by Bethany Ball
Most people associate North Michigan with snow, ice and long difficult winters. But for me, the area is associated with Moon Palace, the summer cottage of my parents' best friends, where we spent nearly every weekend of my childhood. We passed the four-hour Friday-night drive listening to music – show tunes, folk songs, and NPR– until I’d finally drop off to sleep.
To me, coming from the city, it was as remote as the moon itself. First and foremost there were no other children—most parents waiting until real summer when the pool opens—and I am an only child. I spent my days reading Frank Baum's Oz series, which I was obsessed with, or listening to Neil Diamond tapes on my Walkman. This tiny tape deck with black headphones was, to me, probably the greatest invention ever.
When the weather was warm, I would prowl around the dense virgin forests that surrounded the cottage; I knew every inch of them. I dragged a large section of nailed-together two-by-fours together into a thicket of bushes and ferns. This was my house. If it rained, I would hide under the overturned canoe that was dragged up from Moon Lake. Once underneath the canoe, I imagined I could live there, though the ground was icy, and I'd have to wear my winter snowmobile boots ( great big ugly boots that I wouldn't be caught dead in if I were in the city but which kept my feet warm and dry in the forest). I caught frogs and named them: Fred, Franny, Frank, and Fran. Even though it was summer, ice formed in the night and early morning, before the sun had time to melt it. I walked along the ice’s edge, my feet breaking through to the shallow water below, the snowmobile boots surprisingly effective at keeping my feet dry.
As the spring progressed, I’d take the canoe out and, with a single paddle, maneuver my small craft along the water’s edge. There was a tiny stream that led to a warm shallow pond filled with brilliant green algae like jewels on the surface of the water, and the long legged water bugs that swim their breaststroke back and forth. It was early spring so the tadpoles filled the water with their inky fetal pre-frogness. I would catch them in a jar filled with dirty water, watch them, then spill them back to their home, their friends and brothers and sisters. I felt great pangs of envy at the effusiveness of nature, where no one is alone and everyone can find someone who speaks their language.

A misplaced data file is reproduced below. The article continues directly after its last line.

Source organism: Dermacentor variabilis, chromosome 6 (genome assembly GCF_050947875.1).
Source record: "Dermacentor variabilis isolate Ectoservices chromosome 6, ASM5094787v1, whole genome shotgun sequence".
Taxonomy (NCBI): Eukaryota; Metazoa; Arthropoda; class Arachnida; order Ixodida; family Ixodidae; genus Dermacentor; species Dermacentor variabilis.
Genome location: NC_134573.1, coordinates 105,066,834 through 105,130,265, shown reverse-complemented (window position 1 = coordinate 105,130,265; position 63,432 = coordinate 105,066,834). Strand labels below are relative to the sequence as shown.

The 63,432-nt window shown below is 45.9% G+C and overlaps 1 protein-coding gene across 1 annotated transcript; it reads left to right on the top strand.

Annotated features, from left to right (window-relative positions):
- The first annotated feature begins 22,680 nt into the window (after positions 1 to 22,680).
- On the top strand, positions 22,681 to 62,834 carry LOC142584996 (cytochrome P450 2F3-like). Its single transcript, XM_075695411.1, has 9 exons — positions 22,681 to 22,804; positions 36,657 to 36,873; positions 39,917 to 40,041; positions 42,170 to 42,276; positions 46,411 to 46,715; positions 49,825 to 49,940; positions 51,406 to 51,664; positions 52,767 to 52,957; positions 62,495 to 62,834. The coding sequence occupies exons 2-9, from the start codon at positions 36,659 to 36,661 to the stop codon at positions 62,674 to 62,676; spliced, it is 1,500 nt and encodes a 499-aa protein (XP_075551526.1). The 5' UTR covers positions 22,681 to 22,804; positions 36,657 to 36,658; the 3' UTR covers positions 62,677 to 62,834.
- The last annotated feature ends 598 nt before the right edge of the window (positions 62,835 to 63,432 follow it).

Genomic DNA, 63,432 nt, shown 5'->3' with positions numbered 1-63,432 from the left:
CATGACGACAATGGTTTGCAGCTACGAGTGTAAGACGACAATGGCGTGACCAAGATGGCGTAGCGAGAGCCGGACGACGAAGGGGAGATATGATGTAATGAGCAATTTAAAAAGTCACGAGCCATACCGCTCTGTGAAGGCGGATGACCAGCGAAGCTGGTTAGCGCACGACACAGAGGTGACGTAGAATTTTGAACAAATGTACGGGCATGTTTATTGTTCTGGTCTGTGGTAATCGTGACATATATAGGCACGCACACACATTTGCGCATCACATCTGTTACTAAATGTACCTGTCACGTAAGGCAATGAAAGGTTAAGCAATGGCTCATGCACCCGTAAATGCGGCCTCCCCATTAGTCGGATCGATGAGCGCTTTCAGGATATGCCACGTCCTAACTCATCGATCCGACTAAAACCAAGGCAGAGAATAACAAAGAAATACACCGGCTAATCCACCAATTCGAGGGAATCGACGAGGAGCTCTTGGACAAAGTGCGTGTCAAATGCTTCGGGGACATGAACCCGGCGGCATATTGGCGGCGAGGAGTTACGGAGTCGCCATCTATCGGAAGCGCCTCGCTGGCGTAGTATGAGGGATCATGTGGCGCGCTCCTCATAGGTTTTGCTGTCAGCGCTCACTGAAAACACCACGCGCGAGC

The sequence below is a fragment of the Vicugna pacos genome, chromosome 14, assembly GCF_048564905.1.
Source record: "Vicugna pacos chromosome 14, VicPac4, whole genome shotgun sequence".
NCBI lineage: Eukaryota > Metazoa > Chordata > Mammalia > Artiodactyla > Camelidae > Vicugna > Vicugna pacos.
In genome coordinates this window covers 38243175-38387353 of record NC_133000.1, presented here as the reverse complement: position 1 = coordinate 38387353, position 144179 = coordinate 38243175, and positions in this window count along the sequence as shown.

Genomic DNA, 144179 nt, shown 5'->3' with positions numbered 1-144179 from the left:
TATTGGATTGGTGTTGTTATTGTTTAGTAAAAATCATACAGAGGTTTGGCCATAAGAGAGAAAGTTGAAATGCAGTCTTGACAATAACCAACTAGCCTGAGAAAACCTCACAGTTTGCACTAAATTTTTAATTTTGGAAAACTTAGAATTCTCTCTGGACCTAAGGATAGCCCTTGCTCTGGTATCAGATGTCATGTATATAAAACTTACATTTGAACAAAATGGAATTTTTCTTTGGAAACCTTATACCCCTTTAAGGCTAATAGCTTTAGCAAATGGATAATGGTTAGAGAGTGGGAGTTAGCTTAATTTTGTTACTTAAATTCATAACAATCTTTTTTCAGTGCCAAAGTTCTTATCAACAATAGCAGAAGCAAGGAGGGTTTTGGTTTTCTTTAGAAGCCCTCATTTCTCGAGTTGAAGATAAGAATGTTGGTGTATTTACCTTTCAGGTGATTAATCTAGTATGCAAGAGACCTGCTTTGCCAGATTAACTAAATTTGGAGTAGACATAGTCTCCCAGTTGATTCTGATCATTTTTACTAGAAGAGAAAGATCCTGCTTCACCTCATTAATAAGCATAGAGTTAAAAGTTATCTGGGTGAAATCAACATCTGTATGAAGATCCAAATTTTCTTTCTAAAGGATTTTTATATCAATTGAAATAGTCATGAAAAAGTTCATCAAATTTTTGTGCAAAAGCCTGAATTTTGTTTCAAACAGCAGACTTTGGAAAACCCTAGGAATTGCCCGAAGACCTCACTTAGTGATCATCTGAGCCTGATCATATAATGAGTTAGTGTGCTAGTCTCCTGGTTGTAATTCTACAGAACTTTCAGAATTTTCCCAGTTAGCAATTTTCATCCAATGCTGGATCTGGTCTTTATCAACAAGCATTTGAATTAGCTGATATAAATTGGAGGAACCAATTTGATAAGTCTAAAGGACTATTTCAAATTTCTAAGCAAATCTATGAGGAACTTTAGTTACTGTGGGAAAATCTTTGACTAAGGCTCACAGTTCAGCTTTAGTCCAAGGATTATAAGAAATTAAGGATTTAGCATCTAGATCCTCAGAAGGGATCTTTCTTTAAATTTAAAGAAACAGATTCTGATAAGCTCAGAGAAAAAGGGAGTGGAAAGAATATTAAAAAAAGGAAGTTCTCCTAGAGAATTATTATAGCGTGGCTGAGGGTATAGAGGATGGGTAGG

In a burst of hopefulness I’d abandon the canoe and write messages on the sand: “Looking for someone to play with, another girl or even a boy. Find me at Moon Palace.”
The grownups, a crowd of ten or twelve, spent their days smoking cigarettes, or flirting with the edge of drunkenness. They were entirely different from the grownups I know back home, the parents of my friends. Most of them were childless, or their children were long grown. They read their novels and listen to the radio. Dave, who owned Moon Palace, had forbidden the outside world. There was no television or telephone and the only heat radiated from the wood-burning stove, which burned into early June.
I tried to get the adults to do things with me, but they shrugged me off. In the evenings, Dave, tense, nervous, and always annoyed with the grownups, was kind and gentle with me. Sometimes he would take walks with me. We never took flashlights; instead, we would let our eyes adjust to the light that is available. Even on starless nights we found that after a few hundred yards, we were able to see almost perfectly.
“He doesn't drink anymore,” my mother told me. “He was more fun when he did.”
One afternoon, Dave offered to take me canoeing. “I'll teach you the proper way to paddle,” he told me. It was a warm day, the warmest day since we’d arrived. Dave handed me a short paddle and took a longer one for himself. We walked down the hill to the lake and launched the canoe. It was warm from the sunshine; the water lapped the metal edges of the canoe. “Like this,” Dave said, holding up the paddle. I copied him as best I can. We paddled out to the middle of the lake. I could see Moon Palace high up on the hill, the grownups on the porch watching us. I felt the slight chill in the air as the sun began to set.
“Look,” Dave says. “A turtle!”
I caught sight of the small turtle, and without hesitation, I dived in, clothes and all, swam two yards and caught him. His smooth shell was hard in my triumphant hands. Dave was proud of me and told this story for years.
Years later, Dave, now a Buddhist, officiates a ceremony we've already made official at city hall. My husband bends down to kiss me as we stand by the side of my parents' pool, Dave pulls a glass from out of his suit pocket and places it on the cement. My husband gives a good stomp and crushes it. My old high school Madrigal choir sings Hallelujah from the Messiah.
“Throw me in the pool,” Dave whispers to me. I see the sweat on his brow. It is a hot July day and he is wearing a suit. “Come on, throw me in the pool.”
But I can't. It's too formal, too serious, this wedding of mine. And though I can't throw him in the pool, I know he forgives me. After all, twenty years ago, I caught the turtle.
Bethany Ball lives in Nyack, New York with her husband, two children, puppy and pregnant siamese cat.